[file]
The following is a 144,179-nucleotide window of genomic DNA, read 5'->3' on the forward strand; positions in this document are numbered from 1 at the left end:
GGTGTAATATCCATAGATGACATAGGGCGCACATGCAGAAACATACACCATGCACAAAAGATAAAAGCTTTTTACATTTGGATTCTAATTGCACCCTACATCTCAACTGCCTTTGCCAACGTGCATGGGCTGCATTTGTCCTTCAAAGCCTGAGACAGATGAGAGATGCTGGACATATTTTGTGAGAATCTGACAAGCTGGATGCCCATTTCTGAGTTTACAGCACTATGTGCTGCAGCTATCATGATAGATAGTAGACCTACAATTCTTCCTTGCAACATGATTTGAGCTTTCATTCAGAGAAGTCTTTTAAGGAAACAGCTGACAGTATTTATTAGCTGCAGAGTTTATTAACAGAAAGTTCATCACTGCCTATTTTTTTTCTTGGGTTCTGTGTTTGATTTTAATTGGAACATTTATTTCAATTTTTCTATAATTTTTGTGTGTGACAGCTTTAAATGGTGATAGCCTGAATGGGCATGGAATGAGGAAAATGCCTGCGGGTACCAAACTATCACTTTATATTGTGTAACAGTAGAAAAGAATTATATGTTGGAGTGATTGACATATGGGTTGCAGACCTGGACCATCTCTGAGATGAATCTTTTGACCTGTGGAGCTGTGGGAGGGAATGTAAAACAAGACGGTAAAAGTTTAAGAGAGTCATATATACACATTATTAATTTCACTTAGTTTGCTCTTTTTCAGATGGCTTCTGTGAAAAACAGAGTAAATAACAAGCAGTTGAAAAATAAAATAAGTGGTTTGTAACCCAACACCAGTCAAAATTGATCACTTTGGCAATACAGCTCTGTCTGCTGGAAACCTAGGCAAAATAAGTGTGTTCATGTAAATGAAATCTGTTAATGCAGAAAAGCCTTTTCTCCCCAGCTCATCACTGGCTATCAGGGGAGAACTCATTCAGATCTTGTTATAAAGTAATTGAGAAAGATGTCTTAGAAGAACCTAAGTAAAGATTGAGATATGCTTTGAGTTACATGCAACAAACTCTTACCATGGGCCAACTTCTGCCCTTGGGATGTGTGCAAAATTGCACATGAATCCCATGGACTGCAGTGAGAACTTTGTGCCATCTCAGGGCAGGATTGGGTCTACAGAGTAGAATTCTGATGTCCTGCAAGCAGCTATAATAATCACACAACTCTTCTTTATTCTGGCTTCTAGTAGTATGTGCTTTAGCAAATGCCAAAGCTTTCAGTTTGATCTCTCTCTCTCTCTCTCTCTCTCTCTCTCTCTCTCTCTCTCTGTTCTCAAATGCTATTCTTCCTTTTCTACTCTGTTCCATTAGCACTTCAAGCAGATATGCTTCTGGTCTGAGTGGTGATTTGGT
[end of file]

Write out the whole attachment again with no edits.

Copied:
The following is a 144,179-nucleotide window of genomic DNA, read 5'->3' on the forward strand; positions in this document are numbered from 1 at the left end:
GGTGTAATATCCATAGATGACATAGGGCGCACATGCAGAAACATACACCATGCACAAAAGATAAAAGCTTTTTACATTTGGATTCTAATTGCACCCTACATCTCAACTGCCTTTGCCAACGTGCATGGGCTGCATTTGTCCTTCAAAGCCTGAGACAGATGAGAGATGCTGGACATATTTTGTGAGAATCTGACAAGCTGGATGCCCATTTCTGAGTTTACAGCACTATGTGCTGCAGCTATCATGATAGATAGTAGACCTACAATTCTTCCTTGCAACATGATTTGAGCTTTCATTCAGAGAAGTCTTTTAAGGAAACAGCTGACAGTATTTATTAGCTGCAGAGTTTATTAACAGAAAGTTCATCACTGCCTATTTTTTTTCTTGGGTTCTGTGTTTGATTTTAATTGGAACATTTATTTCAATTTTTCTATAATTTTTGTGTGTGACAGCTTTAAATGGTGATAGCCTGAATGGGCATGGAATGAGGAAAATGCCTGCGGGTACCAAACTATCACTTTATATTGTGTAACAGTAGAAAAGAATTATATGTTGGAGTGATTGACATATGGGTTGCAGACCTGGACCATCTCTGAGATGAATCTTTTGACCTGTGGAGCTGTGGGAGGGAATGTAAAACAAGACGGTAAAAGTTTAAGAGAGTCATATATACACATTATTAATTTCACTTAGTTTGCTCTTTTTCAGATGGCTTCTGTGAAAAACAGAGTAAATAACAAGCAGTTGAAAAATAAAATAAGTGGTTTGTAACCCAACACCAGTCAAAATTGATCACTTTGGCAATACAGCTCTGTCTGCTGGAAACCTAGGCAAAATAAGTGTGTTCATGTAAATGAAATCTGTTAATGCAGAAAAGCCTTTTCTCCCCAGCTCATCACTGGCTATCAGGGGAGAACTCATTCAGATCTTGTTATAAAGTAATTGAGAAAGATGTCTTAGAAGAACCTAAGTAAAGATTGAGATATGCTTTGAGTTACATGCAACAAACTCTTACCATGGGCCAACTTCTGCCCTTGGGATGTGTGCAAAATTGCACATGAATCCCATGGACTGCAGTGAGAACTTTGTGCCATCTCAGGGCAGGATTGGGTCTACAGAGTAGAATTCTGATGTCCTGCAAGCAGCTATAATAATCACACAACTCTTCTTTATTCTGGCTTCTAGTAGTATGTGCTTTAGCAAATGCCAAAGCTTTCAGTTTGATCTCTCTCTCTCTCTCTCTCTCTCTCTCTCTCTCTCTCTCTCTGTTCTCAAATGCTATTCTTCCTTTTCTACTCTGTTCCATTAGCACTTCAAGCAGATATGCTTCTGGTCTGAGTGGTGATTTGGT